To answer this query about reception to Satanism studies in academia (specifically religious studies), allow me to begin with anecdotes.

In my department, I have received strong support from the faculty at large, the chairs, my doctoral committee and supervisor. From the early stages, way back in my undergraduate degree, I wrote an honours thesis on Church of Satan rituals. It was well-received, and I was encouraged by my supervisor, Dr. Donald L. Boisvert, to pursue the topic in graduate school. For financial and personal reasons, I stayed at the same university for all my academic degrees [barring a semester abroad at NTNU in Norway, to work with Dr. Jesper Aagaard Petersen].

As such, I can state that Concordia University has never even hinted at having an issue with my topic. The department of religion demonstrates their support by suggesting me for scholarships, writing letters of recommendations, offering teaching gigs, expressing a genuine interest in my atypical research, and a regard for my personal well-being (an undervalued asset to doctoral success). I am the recipient of three major awards: the departmental graduate fellowship, the Fonds de recherche du Québec – Société et culture (FRQSC) [in name only], and the Social Sciences and Humanities Research Council (SSHRC). The Concordia news department wrote a piece on my first academic publication in 2010 (Death and Dying the Satanic Worldview), which was picked up internationally. I have been a media contact for various stories on Satanism and Witchcraft, and even received a letter of commendation from the President and Vice-Chancellor, Alan Shepard [it’s framed and hanging in my office, because in moments of frustration and fatigue, it makes me feel like I’m PhDing LIKE A BOSS].

I have been fortunate. But in all of the above, the support I received was from people who know and interact with me personally—they have witnessed my work ethic, delight in teaching and helping students, involvement with graduate committees and events, and genuine intellectual curiosity. My point is that it’s not accidental support. There was already a certain amount of trust established between me and my department before I entered the PhD programme. This relationship is not circumstantial, but pivotal. It allows me to work independently (with the welcome kicks-in-the-ass) en tandem with the rigorous standards of departmental doctoral research. To be clear, my supervisor has challenged theory and methods, impressed the need to substantiate claims, and demonstrated a tough but fair approach as I proceed towards completion. But there has never been a voiced concern for the topic. If there have been objections or reservations to my research among faculty, they were not explicitly or subtly expressed to me personally.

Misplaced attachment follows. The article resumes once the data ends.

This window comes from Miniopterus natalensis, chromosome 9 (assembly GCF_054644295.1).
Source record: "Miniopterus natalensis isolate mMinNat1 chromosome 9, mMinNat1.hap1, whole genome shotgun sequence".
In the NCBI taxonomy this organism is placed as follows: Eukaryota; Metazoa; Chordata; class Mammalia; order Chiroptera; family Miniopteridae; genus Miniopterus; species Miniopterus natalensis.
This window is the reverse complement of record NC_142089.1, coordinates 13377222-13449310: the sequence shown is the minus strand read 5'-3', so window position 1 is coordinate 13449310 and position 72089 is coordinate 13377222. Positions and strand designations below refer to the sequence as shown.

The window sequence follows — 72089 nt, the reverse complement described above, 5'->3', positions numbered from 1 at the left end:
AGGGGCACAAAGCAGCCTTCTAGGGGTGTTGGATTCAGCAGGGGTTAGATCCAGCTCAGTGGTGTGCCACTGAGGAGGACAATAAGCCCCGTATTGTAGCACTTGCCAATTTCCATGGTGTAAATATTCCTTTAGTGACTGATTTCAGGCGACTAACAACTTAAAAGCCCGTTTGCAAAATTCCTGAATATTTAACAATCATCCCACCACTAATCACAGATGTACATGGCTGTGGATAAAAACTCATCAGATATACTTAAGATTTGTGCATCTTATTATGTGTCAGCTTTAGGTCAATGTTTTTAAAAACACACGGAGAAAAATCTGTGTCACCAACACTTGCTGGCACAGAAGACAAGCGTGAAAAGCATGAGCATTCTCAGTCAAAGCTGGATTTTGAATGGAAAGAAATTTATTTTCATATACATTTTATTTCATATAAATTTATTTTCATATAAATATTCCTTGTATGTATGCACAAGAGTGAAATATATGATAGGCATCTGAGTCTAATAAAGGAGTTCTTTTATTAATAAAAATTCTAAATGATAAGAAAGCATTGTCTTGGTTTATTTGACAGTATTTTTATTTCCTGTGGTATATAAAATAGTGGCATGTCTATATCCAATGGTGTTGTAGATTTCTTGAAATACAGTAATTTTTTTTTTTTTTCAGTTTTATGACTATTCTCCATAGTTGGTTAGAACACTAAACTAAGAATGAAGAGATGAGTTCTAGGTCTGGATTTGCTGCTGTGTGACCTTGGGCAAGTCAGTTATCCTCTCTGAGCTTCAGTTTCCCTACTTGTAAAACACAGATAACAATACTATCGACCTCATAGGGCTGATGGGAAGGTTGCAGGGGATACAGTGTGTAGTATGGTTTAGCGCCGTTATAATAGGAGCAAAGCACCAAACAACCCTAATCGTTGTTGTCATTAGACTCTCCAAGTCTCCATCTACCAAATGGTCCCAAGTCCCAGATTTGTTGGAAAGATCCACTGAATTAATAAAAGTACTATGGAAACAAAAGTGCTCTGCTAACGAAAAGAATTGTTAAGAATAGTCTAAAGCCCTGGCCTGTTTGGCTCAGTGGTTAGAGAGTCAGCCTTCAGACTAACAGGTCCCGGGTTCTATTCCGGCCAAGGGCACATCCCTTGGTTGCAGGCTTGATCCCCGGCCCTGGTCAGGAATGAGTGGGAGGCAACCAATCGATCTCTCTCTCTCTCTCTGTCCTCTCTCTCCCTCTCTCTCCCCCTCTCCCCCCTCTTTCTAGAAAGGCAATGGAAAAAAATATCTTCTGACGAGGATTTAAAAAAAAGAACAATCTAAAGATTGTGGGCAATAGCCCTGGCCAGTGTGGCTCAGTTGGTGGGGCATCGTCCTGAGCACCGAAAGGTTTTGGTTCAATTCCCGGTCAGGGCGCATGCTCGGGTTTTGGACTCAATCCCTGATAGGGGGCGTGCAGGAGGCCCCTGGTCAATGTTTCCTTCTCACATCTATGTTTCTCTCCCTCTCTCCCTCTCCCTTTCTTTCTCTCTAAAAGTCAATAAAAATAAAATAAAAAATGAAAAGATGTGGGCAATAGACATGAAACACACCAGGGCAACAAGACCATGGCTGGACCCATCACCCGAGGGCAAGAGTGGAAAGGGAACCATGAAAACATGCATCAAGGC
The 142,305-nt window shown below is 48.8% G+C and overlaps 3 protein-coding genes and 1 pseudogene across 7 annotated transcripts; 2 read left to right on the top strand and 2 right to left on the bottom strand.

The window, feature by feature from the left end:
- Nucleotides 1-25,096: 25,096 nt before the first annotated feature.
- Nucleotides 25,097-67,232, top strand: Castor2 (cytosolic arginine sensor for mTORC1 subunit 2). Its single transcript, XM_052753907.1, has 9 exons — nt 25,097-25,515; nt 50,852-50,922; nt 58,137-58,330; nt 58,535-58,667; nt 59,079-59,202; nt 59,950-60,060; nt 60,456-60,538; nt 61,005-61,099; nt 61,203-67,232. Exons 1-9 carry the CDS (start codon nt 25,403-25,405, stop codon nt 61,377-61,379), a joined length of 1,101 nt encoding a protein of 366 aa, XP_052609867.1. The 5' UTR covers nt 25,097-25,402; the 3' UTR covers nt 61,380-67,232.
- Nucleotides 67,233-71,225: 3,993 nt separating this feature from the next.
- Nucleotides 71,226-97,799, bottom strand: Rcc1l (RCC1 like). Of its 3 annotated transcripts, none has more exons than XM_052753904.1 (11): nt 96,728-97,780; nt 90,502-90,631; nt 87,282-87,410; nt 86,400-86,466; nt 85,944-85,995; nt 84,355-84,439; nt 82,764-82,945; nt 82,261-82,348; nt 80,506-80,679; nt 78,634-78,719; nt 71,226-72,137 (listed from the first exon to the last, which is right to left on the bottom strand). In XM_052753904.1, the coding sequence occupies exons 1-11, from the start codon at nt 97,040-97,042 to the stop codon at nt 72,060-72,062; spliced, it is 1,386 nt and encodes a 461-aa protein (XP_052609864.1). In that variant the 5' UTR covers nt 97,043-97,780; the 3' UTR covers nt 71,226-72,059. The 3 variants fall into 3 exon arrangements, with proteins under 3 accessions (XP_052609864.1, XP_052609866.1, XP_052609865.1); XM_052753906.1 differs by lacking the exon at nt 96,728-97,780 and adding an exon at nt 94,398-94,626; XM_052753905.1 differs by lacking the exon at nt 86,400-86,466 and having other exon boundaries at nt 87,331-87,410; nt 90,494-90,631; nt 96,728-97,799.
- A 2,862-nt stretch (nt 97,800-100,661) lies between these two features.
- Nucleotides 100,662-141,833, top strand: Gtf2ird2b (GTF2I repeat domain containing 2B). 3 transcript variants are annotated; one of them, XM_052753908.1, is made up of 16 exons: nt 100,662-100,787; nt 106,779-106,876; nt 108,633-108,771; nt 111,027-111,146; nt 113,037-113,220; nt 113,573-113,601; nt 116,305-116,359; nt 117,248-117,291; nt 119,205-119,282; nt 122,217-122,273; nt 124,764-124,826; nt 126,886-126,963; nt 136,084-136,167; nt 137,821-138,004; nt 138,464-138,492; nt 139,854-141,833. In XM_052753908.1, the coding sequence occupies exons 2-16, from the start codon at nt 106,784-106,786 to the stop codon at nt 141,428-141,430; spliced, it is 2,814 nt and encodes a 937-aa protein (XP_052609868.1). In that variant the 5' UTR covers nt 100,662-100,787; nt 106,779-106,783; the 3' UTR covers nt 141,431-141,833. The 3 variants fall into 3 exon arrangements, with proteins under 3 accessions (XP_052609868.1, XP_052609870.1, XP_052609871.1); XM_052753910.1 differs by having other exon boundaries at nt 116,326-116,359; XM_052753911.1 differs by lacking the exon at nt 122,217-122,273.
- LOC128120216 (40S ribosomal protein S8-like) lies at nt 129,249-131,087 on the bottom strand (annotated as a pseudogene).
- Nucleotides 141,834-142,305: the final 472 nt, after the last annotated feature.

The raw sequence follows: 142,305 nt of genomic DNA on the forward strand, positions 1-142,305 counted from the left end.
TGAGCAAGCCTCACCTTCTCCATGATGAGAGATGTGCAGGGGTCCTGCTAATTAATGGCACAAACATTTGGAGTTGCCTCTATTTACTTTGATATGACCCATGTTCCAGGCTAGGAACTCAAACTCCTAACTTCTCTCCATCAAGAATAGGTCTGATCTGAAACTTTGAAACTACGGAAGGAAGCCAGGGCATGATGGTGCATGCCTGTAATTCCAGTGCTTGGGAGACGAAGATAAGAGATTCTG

In this sea of love, however, there have been a view sore spots.

At the dozen-or-so conferences at which I have presented a paper on Satanism, wherein I am a stranger to most, I’ve had the odd scholar behave in a combative and hostile manner during the question period, aggressively challenging me because how I describe Satanism directly contradicts their (mis)understanding. In the post-panel conversations, the objections are some version of these three things: LaVey really did believe in the devil; even if he didn’t, Satanism is by default evil and cannot be redefined; or my personal favourite, Satanism is an offensive religion and shouldn’t be studied. This type of scholar appears so repulsed by my topic, they cease all conversation. And once, even, someone refused to sit at the same breakfast table as me, declaring that Satanism was the “enemy of the church” and exposed the cross around their neck as a measure of what I can only assume was protection (against what is unclear, as Satanism does not view other religions as enemies, and instead views them as largely irrelevant—which is, perhaps, the more offensive claim).

My reaction to most of these incidents are a patient, bemused eye-roll. The rare scholar simply does not want to be convinced. The irony is, there is plenty to be offended by within satanic thought (separation of church and state; critique of theistic dogma; social-Darwinist worldviews; liberal sexual attitudes; no mandate for charity or good will towards fellow humans; libertarian(ish) political leanings; rejection of the idea of a “basic goodness” of humanity, instead viewing most humans as neutral reactionary fools, easily subject to mob mentality; etc.) if one bothered to understand it on its own terms. They object to Satanism for what it is not, instead of what it actually is. This is their failing. And more than a little lazy.

Now, lest my readers imagine that I am constantly confronted with rude academics, I must emphasize that these are small and occasional (if still consistent) occurrences, easily drowned out in the sea of overwhelmingly positive reactions to my research, wherein scholars are curious, delighted to learn something new, and be challenged on their assumptions. My personal anecdotal evidence suggests, then, that Satanism has a titillating draw, where scholars are largely supportive of the unconventional topic, taking an interest in a new avenue of intellectual pursuit, with only minor objections.